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Glaciers melting worldwide

Exit Glacier in Kenai Fjords National Park, Alaska Exit Glacier in Kenai Fjords National Park, Alaska Sean Lema
12 Aug
Glaciated regions are all responding separately to climate change, however, glaciologists confirm that melts are happening on a global scale and at a faster rate than ever before

Armed with 42,000 observations from around 2,300 glaciers, an international team of scientists at the World Glacier Monitoring Service (WGMS) have been analysing how glacier melt rates have changed since records began in 1600 AD.

‘The observed glaciers currently lose between half and one metre of its ice thickness every year,’ explains Michael Zemp, Director of the WGMS and lead author of the study. ‘This is two to three times more than the corresponding average for the 20th century.’

Generally, glaciologists are selective of data in order to focus on a particular region or feature. This study, however, collated observational data of glacier fronts via national correspondents in more than 30 countries. This was in order to compare observations from the first decade of the 21st century to all earlier data. 

glacierGlacier retreat in Jasper National Park, Canada (Image: Matty Simmons)


The data gives clear evidence that the current rate of glacier melt has not occurred before, at least since records began. The fronts of the glaciers have been retreating at a rate ‘without precedent’ for the first decade of the 21st century. While there have been periods of readvancement, these have been relatively short events and have been restricted to particular regions of glaciers. These events have not come close to reaching the the maximum positions of the Little Ice Age, a period of colder seasons and glacier growth recorded experienced in the 1300s through to the 1800s.

What’s more, the world’s glaciers are expected to continue their rate of melt, even if the climate remains stable. This is because glacier lengths have a relatively delayed reaction to climate change. Over periods of years, changes in air temperatures affect the energy balance on the surface of the glacier, cumulatively altering the volume and thickness of the ice which eventually causes internal deformation and basal sliding. It is these dynamic reactions that finally lead to glacier length changes that we can see on the glacier fronts.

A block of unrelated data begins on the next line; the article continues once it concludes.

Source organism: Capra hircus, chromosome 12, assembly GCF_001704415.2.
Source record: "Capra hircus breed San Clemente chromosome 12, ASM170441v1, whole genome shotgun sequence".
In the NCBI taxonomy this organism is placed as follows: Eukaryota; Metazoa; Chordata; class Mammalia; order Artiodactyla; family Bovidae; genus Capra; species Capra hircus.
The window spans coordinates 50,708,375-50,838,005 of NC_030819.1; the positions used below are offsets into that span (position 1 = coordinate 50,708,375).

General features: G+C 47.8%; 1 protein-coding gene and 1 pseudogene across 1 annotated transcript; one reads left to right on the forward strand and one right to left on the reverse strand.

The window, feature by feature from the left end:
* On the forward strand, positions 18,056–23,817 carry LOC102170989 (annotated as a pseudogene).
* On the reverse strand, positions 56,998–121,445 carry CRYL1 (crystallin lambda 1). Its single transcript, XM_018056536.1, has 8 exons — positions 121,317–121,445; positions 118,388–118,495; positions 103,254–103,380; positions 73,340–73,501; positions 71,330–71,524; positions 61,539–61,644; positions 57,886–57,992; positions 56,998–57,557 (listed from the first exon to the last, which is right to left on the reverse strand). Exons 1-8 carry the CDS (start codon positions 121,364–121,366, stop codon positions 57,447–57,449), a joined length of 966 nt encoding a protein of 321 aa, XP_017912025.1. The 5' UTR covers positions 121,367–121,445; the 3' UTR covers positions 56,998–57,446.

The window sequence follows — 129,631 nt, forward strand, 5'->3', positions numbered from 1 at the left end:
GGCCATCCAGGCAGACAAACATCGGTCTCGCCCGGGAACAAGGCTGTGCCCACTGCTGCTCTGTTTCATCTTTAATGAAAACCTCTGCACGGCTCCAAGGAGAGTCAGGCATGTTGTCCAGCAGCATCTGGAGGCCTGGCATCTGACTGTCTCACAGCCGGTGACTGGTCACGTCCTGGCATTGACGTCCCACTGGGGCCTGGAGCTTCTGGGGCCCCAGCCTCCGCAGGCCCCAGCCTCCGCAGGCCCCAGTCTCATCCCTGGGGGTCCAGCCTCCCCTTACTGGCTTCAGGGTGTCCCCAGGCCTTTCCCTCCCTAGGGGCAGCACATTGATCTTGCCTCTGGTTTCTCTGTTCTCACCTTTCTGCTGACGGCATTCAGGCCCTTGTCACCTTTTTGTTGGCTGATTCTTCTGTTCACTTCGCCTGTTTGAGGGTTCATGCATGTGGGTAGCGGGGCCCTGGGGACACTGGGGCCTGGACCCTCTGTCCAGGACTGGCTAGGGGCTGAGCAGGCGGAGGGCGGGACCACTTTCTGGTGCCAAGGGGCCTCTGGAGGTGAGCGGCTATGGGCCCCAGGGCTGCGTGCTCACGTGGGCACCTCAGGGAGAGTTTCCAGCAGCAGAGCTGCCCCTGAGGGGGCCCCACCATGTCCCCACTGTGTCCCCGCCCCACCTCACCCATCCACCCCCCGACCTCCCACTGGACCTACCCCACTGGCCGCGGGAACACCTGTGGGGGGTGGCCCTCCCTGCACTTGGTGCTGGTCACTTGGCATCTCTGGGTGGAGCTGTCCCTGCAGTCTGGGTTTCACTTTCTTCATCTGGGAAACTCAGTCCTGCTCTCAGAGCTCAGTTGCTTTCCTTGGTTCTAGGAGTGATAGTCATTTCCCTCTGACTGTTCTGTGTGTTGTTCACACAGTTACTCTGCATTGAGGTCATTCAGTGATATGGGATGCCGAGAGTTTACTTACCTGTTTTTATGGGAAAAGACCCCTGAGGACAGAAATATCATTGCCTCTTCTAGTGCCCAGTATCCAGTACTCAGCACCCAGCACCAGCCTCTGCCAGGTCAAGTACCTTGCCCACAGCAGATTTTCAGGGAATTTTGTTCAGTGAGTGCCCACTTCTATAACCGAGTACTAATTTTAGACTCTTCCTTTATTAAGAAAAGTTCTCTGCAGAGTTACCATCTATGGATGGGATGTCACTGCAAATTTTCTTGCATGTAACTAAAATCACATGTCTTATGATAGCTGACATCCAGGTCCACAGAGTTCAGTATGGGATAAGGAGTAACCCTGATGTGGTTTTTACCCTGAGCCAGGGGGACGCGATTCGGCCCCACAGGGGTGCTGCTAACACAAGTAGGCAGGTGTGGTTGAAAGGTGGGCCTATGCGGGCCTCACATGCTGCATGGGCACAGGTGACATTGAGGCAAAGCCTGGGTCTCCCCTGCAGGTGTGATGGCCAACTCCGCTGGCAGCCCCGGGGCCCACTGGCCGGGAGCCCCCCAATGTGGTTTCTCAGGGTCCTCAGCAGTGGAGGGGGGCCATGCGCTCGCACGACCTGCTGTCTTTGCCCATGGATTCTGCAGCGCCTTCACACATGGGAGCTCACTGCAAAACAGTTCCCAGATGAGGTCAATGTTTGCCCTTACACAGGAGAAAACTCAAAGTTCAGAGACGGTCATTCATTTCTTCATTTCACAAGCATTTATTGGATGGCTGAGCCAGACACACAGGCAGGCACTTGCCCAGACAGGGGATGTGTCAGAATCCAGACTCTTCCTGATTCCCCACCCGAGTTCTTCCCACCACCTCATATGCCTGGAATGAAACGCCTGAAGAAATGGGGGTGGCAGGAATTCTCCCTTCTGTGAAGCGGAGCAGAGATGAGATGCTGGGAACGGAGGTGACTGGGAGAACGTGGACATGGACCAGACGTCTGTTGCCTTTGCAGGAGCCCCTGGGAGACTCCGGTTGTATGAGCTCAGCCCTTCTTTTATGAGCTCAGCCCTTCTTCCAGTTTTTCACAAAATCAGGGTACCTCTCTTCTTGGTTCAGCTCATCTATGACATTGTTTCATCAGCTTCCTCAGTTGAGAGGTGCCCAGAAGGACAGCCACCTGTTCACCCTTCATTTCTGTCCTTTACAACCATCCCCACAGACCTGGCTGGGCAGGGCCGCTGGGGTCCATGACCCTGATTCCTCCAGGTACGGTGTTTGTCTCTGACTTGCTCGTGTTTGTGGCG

As it stands, most glaciers are now in a state of strong imbalance with current climate conditions, and are destined for further ice loss, regardless of climate predictions. If the climate continues to warm as is forecasted, the team anticipates further glacier loss beyond that seen throughout history. 


People have been observing the seasonal melt of glaciers for centuries, and in a variety of ways. Before satellite data was available, glaciologists measured in situ and took photographs. This study utilised all of these old records from in situ, airborne, and satellite-borne observations, supported by reconstructions of pictures and written sources. ‘Exact measurements of this ice loss are reported from a few hundred glaciers only,’ said Zemp, ‘however, these results are qualitatively confirmed from field and satellite-based observations for tens of thousands of glaciers around the world.’

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